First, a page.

The New York Islanders and Washington Capitals both finished the regular season with 101 points. This opening-round series promises to be a tough battle between two very evenly matched teams.
During the regular season, the two teams split four games. Both of the Isles’ wins came in overtime while one of Washington’s victories came in a shootout.
Here are the six biggest keys for the Islanders to beat the Capitals in this series:
1. Slow Down Alexander Ovechkin:
Simply put, Alexander Ovechkin is the most dangerous goal scorer in the NHL. He led the league in goals scored this year with 53, the sixth time in his career he has scored at least 50 in a season.
It will be nearly impossible for the Isles to shut down Ovechkin and his pinpoint passing center Nicklas Backstrom, but the Isles can slow him down. If they limit the number of quality chances “The Great Eight” gets, they can prevent him from dominating the series and beating them single-handedly.
The goal should be to hold Ovechkin to three goals or less if the series goes seven games. It certainly won’t be easy, especially if Travis Hamonic misses significant time in this series, but the Isles won’t win if Ovechkin is the most dominant player on the ice.
2. Stay Out of the Penalty Box and Limit the Caps Power Play:
The Caps had the NHL’s best power play with a 25.3 percent success rate. Ovechkin led the way with 25 power-play goals, but 12 different players scored at least once on the power play for Washington.
The Islanders penalty kill was just 26th in the league, but that was after a late-season improvement that lifted them out of dead last. Ovechkin loves to set up at the left circle and has a deadly one-timer from there. The Isles can’t let him get open and comfortable in his favorite spot.
Again, the Isles don’t have to completely shut down the Caps’ power play, just prevent it from being a major factor in this series. The best way to do that is to minimize the number of chances Washington gets with the man advantage.
3. Halak Has to at Least Equal Holtby:
Jaroslav Halak was a difference-maker for the Isles this season and his presence vastly improved the team’s goaltending over what it was a year ago.
But Halak faded down the stretch after a strong start and the Isles finished 23rd in the league in goals against. Halak’s final statistics were pretty average, a 2.43 GAA and a .914 save percentage to go along with 38 wins.
Halak needs to at least approach the more consistent form he showed in the first half of the season for the Isles to go on a long playoff run this spring.
Braden Holtby was a workhorse for the Capitals this season, appearing in a league-leading 73 games this season. Holtby finished with a .923 save percentage, 41 wins and a 2.22 GAA.
Halak did lead the Montreal Canadiens to the Eastern Conference Final back in 2010 and stole a few games in the process, but based on regular-season performances, Holtby is more likely to steal a game for his team in this series.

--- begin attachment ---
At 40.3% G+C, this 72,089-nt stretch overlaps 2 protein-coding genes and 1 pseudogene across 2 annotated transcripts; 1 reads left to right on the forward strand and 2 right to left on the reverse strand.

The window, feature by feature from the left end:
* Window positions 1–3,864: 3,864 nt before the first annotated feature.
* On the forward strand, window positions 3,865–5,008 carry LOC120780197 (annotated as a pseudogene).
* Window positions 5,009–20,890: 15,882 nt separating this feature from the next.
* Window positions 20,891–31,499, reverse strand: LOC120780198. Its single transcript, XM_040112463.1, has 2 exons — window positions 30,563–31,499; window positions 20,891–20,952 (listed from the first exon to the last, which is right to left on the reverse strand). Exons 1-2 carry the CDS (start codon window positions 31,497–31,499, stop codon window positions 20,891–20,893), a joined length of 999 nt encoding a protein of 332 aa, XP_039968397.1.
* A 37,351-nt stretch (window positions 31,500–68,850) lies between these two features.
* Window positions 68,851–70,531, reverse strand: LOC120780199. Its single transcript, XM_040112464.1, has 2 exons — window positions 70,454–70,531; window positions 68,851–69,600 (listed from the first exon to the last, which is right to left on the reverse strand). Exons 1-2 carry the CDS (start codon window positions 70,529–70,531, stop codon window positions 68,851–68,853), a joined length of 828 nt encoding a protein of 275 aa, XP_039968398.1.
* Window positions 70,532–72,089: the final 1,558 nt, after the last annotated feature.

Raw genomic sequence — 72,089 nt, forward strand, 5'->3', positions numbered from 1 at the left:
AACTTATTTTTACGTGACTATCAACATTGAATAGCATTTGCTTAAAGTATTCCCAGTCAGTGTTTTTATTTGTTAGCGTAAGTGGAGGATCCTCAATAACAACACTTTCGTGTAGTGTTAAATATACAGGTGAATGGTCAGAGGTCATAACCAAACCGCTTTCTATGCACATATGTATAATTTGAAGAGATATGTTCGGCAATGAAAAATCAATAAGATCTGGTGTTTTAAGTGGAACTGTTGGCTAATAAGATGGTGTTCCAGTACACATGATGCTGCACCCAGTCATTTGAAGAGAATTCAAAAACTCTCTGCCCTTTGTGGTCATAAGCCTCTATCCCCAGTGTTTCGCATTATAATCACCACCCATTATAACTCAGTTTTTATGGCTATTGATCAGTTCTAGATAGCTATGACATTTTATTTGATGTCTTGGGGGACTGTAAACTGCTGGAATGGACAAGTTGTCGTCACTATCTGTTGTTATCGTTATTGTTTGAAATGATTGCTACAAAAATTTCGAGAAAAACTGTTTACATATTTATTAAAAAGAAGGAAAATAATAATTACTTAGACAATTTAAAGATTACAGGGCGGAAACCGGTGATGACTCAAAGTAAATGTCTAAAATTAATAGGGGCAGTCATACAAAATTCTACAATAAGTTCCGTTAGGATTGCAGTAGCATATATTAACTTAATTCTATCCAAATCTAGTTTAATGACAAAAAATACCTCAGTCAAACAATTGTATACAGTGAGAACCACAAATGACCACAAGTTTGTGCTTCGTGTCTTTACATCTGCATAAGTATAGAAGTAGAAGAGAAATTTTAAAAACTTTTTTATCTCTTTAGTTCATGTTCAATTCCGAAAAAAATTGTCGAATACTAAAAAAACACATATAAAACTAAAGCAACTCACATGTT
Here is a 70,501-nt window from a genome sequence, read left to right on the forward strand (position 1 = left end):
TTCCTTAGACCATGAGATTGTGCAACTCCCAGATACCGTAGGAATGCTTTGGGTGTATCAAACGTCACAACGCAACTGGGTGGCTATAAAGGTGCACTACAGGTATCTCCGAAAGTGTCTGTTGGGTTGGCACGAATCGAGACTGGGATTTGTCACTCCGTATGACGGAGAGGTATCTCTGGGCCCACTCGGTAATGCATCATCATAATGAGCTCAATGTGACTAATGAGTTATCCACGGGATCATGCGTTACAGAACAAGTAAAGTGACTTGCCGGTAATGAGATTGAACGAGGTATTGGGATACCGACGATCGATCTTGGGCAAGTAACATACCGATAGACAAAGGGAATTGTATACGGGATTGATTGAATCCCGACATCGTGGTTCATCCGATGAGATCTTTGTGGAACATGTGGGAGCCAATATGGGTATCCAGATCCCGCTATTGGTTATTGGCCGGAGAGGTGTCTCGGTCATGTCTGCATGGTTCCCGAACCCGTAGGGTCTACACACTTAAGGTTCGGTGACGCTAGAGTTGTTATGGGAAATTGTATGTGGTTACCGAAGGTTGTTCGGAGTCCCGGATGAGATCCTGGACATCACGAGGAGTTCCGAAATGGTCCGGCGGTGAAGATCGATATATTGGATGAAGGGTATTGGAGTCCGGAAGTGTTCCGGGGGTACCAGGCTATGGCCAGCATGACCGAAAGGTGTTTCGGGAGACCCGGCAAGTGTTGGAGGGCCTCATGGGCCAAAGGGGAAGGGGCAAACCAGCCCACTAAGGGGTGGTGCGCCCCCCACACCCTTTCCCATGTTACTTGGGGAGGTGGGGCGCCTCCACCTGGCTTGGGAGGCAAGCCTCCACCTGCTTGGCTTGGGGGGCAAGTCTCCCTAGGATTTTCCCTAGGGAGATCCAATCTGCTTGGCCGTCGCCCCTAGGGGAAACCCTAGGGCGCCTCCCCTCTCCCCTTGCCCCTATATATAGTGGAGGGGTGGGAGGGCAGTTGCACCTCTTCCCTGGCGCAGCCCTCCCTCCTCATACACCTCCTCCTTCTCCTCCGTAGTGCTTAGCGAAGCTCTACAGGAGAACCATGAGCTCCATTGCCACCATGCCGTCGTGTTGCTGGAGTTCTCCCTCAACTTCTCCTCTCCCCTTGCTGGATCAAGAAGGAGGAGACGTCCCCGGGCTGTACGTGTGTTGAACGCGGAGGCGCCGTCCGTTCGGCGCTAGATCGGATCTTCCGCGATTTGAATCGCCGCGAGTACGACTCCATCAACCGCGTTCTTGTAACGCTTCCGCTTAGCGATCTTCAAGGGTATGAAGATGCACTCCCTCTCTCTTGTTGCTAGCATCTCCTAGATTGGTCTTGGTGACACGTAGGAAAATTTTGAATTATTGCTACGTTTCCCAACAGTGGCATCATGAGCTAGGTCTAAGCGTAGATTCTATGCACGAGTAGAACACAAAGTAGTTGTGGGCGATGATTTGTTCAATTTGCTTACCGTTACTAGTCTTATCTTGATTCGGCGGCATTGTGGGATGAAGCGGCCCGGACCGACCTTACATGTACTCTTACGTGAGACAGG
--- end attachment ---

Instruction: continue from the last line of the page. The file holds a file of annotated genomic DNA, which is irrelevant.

The Isles don’t need Halak to be flawless, but he can’t let in goals in the final minute of a period or let in the soft goal that deflates his team.
If Halak plays as well as Holtby, that will be enough to give the Islanders a good chance to win this series.
4. Get the Puck Out of Their Own Zone Efficiently…and Do it For 60 minutes (or more):
When the Islanders struggled, one of their biggest problems was an inability to clear the puck out of their own zones. Costly giveaways and extended zone time for the opposing offense cost the Isles more than a few games down the stretch. It cannot happen again in the playoffs.
If Travis Hamonic is not available for part or all of this series, this challenge becomes even tougher for the Isles. Hamonic is responsible in his own end and smart with the puck. Players like Calvin de Haan, Thomas Hickey, Griffin Reinhart, Brian Strait or Matt Donovan will have to step up and play bigger roles than usual, stay smart and keep it simple.
In a related matter, the Isles can’t play a 55-minute game and expect to get away with it in the postseason. Good teams take advantage of those five-minute letdowns and make opponents pay.
5. Win the Secondary Scoring Battle:
During the playoffs, coaches match lines and develop strategies to limit opponent’s top weapons. Expect the Isles to try to slow down Ovechkin and the Caps to try to contain John Tavares. Often, it’s the second and third line players who have to provide enough scoring to lead their team to victory over a seven-game series.
That means the Isles need players like Josh Bailey, Frans Nielsen, Anders Lee, Brock Nelson and Ryan Strome to outscore Washington’s secondary scorers.
Nelson and Strome were much more productive in the first half of the season than they were down the stretch while Nielsen is playing with nagging injuries. Still, these players need to find a way to outscore players like Marcus Johansson, Joel Ward, Eric Fehr and Troy Brouwer.
If the Islanders can get more secondary scoring than the Caps, they’ll have a big edge in this series and free up their top players for better scoring chances as the Washington coaching staff is forced to make adjustments.
6. Use Their Speed to Neutralize the Caps Size:
A quick scan of the Washington roster shows that they are a team with a lot of size as well as skill. In fact, no player on the roster page of the Capitals Web site is listed at less than six feet tall.
When the Islanders are playing their best, they are an up-tempo team that uses their speed to force opposing teams into mistakes. They need to play that style against Washington in order to control the tempo of the series and play to their strengths.
If the Islanders manage to do most of these things, they stand a good chance of beating the Caps and advancing to the second round of the playoffs against the winner of the Penguins-Rangers series.